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The lost world of City Hall East 

First opened in 1925 City Hall East is one of 10 regional distribution centers built in major cities by Sears between 1910 and 1928. At its mid-century peak, the building housed thousands of office and warehouse workers.
Reminiscent of an old apothecary, banks of oak drawers in the maintenance shop contain enough outdated fuses, lead tape, cogs and gears to fill a hardware museum.
Each drawer in the maintenance shop is like a mini-time capsule.
The buildings maintenance shop is chock-full of obscure and antiquated hardware, tools and fixtures, from 1940s-era ammeters to cans of graphite dust and shelves of dismantled time clocks to vacuum tubes still in their original boxes.
Rows of old clocks gather dust in the shop as they await a repairman who likely retired years ago.
Despite their advanced age, the old-fashioned handle switches in the electrical room are still hot, controlling a portion of the current running through City Hall East.
On the disconnected control panel for a huge AC generator are large buttons that may have served as shut-off switches.
Nearly the size of a small car, an old electromagnetic generator sits idle on the floor of the electrical room.
Littered throughout City Hall East are reminders that, once upon a time, thousands of people worked loading docks, office and sorting rooms throughout the 2 million-square-foot building.
Rows of slots around an old punch-clock wouldve greeted Sears employees as they arrived at work for their shift in the buildings sorting department.
Standing within a small space for long periods of time wouldve been a hazard of the job for a merchandise sorter. In each sorting cubicle is a chute through which catalog items would drop from an overhead conveyor belt. The sorter would package the shipment in wrapping paper, label it for mailing and drop it down a chute to the shipping area.
There are more than 80 sorting cubicles, each with a name plate still holding a card with its last occupants name written by hand. Nearly all the sorters were women.
Shipping slips would be used by sorters to tell a catalog customer whether his order would be arriving in separate packages.
Numbered chutes each large enough to hold a sofa occupy a room roughly the size of a hotel ballroom.
Old office equipment is scattered through City Hall East. The printer on the left used floppy disks not the mini-floppy still used a decade ago, but the 8-inch IBM floppy last seen in the late 70s.
Refer to this handy guide on how to operate your favorite fire extinguisher from the 1960s.
The upper floors of City Hall East hold tens of thousands of square feet of empty office space.
Yellow stripes on the floor indicate the path for forklift drivers to follow so they dont get lost in the maze of basement warehouse spaces in City Hall East.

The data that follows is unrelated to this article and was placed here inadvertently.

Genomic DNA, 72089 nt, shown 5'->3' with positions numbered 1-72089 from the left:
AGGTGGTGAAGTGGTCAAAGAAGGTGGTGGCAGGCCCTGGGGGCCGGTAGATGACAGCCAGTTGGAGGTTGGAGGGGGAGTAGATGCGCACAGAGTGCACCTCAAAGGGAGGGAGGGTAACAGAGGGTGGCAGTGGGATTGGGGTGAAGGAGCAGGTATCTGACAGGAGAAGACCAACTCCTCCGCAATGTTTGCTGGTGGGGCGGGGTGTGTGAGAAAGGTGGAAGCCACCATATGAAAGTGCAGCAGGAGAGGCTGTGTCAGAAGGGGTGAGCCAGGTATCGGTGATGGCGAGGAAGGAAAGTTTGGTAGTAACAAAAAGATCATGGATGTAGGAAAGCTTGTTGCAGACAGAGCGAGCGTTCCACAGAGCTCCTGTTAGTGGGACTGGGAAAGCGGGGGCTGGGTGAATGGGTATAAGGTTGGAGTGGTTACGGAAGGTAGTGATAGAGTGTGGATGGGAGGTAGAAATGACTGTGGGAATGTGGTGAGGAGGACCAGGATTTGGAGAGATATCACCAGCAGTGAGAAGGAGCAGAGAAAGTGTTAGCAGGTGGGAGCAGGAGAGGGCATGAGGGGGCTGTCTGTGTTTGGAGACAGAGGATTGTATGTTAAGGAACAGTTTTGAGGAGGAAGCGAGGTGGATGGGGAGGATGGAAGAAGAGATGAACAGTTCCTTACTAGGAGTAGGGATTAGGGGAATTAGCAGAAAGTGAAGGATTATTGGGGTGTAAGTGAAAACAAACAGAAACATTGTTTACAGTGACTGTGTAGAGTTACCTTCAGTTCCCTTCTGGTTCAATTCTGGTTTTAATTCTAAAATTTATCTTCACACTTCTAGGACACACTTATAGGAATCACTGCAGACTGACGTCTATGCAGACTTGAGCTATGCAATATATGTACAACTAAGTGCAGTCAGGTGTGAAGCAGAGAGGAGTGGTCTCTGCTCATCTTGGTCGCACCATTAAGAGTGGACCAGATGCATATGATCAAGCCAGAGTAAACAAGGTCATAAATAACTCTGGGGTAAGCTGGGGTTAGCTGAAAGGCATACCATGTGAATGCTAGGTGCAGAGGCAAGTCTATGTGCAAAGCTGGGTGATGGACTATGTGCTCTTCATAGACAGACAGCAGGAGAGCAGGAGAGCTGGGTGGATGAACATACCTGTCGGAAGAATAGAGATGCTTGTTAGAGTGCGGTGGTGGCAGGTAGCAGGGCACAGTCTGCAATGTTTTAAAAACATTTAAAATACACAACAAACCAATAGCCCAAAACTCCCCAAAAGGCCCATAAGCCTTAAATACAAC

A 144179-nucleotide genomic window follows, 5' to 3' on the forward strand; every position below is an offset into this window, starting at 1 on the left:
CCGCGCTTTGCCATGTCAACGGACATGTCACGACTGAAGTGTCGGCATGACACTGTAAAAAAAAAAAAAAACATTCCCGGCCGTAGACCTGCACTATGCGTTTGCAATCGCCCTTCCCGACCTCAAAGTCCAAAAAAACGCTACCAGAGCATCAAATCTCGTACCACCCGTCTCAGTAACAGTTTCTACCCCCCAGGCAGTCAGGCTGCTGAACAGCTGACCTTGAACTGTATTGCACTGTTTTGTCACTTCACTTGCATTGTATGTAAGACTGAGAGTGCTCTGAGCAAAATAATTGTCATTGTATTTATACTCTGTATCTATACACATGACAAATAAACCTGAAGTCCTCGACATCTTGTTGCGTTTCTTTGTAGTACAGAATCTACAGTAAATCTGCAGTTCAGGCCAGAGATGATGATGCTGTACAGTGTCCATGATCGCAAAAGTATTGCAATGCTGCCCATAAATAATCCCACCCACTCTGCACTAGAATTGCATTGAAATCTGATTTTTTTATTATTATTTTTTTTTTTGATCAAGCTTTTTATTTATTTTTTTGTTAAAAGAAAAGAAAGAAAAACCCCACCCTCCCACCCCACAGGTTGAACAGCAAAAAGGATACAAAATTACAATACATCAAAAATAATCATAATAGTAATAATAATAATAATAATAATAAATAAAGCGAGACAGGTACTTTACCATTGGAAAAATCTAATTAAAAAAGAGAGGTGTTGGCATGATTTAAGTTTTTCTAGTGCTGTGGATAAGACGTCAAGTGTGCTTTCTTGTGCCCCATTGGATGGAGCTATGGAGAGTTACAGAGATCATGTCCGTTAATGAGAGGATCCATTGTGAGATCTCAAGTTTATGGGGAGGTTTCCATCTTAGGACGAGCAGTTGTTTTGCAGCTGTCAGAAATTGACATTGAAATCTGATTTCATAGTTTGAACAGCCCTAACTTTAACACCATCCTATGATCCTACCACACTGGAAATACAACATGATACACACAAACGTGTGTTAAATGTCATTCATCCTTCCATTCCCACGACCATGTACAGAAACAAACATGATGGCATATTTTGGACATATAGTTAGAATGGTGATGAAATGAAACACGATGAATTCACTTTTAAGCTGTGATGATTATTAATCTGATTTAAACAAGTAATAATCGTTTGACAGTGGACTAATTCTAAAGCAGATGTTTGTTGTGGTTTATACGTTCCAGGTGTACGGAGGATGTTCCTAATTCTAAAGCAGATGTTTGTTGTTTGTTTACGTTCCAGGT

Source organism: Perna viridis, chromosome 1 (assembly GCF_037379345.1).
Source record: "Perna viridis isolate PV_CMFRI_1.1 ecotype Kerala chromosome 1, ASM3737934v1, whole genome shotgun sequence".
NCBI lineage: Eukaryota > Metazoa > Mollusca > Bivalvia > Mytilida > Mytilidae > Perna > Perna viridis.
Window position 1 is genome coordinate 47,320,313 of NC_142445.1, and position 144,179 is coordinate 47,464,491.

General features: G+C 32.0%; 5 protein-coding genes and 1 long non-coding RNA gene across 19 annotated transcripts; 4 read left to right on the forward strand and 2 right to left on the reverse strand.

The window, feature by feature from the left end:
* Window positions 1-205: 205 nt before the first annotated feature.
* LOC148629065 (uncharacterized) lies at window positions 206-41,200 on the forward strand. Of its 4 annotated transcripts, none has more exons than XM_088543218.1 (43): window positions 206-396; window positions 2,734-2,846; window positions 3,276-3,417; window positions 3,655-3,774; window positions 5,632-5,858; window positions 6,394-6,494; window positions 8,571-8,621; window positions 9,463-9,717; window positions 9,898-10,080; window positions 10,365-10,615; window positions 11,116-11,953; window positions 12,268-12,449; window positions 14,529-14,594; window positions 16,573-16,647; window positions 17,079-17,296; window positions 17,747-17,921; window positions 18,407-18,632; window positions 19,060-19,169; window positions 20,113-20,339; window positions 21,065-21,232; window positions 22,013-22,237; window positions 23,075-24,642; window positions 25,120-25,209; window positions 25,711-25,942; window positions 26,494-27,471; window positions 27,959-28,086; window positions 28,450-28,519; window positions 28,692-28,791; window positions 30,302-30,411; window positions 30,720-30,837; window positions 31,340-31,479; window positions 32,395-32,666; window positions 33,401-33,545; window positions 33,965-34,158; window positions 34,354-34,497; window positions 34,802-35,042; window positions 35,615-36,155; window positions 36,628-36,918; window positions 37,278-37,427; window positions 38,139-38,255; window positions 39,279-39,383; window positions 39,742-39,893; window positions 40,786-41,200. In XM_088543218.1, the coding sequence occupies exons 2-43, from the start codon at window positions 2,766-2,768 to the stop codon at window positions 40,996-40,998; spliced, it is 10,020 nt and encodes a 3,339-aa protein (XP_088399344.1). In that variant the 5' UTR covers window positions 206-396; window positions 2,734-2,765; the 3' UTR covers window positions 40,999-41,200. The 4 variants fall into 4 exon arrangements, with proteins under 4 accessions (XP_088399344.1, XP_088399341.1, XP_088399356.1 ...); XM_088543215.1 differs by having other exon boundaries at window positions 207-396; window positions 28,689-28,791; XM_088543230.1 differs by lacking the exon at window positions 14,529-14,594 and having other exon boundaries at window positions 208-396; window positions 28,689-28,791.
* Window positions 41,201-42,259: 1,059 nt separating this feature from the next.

An empty frame still decorates a wall in the former Atlanta Police headquarters.
Even nine stories up, theres no shortage of storage space in City Hall East.
If you can guess how many chairs have been left behind in City Hall East, theyre yours! (Please have them hauled away by Thursday.)
Street vendor carts left over from the 1996 Centennial Olympics await their fate on a loading dock.
An IBM System/7 operating station from 1970 with its state-of-the-art ticker-tape feature was used to control water pressure and temperature inside City Hall Easts boiler plant.
Its forever 8:28 in the boiler room, according to this coverless time clock.
The city was required to keep core samples from its drilling for Atlantas massive sewer fix. The heavy, 3-inch-wide cylinders of rock are kept in hundreds of long wooden boxes laid in rows, each labeled with its location.
Each core sample shows what kind of rocks and soil are holding up Atlantas streets and buildings.
A passenger elevator has an odd juxtaposition of cheesy 70s faux paneling and a stunning 1930s art deco vent grating.
A rusted iron door opens to the rear of a freight elevator shaft on the buildings roof.
Many offices still contain random pieces furniture and fixture some arranged in random ways.
From the roof of the building, you can look straight down nine stories onto Ponce or enjoy unobstructed views of the Downtown, Midtown and Buckhead skylines.
As of March 29, City Hall East was closed to the public. For good.
Littered throughout City Hall East are reminders that, once upon a time, thousands of people worked loading docks, office and sorting rooms throughout the 2 million-square-foot building.
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